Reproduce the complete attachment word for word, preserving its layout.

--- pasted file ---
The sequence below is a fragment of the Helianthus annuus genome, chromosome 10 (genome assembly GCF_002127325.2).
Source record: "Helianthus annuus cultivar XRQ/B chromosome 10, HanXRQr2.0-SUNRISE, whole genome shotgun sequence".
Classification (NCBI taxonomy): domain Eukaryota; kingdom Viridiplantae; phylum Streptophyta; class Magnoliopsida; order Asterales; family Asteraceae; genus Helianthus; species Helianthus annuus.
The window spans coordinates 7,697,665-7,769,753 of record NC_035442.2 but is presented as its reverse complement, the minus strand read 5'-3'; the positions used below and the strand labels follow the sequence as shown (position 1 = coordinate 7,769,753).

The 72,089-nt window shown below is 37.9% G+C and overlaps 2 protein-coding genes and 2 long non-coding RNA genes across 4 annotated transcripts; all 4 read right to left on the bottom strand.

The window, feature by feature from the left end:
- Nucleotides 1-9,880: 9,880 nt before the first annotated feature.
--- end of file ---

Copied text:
The sequence below is a fragment of the Helianthus annuus genome, chromosome 10 (genome assembly GCF_002127325.2).
Source record: "Helianthus annuus cultivar XRQ/B chromosome 10, HanXRQr2.0-SUNRISE, whole genome shotgun sequence".
Classification (NCBI taxonomy): domain Eukaryota; kingdom Viridiplantae; phylum Streptophyta; class Magnoliopsida; order Asterales; family Asteraceae; genus Helianthus; species Helianthus annuus.
The window spans coordinates 7,697,665-7,769,753 of record NC_035442.2 but is presented as its reverse complement, the minus strand read 5'-3'; the positions used below and the strand labels follow the sequence as shown (position 1 = coordinate 7,769,753).

The 72,089-nt window shown below is 37.9% G+C and overlaps 2 protein-coding genes and 2 long non-coding RNA genes across 4 annotated transcripts; all 4 read right to left on the bottom strand.

The window, feature by feature from the left end:
- Nucleotides 1-9,880: 9,880 nt before the first annotated feature.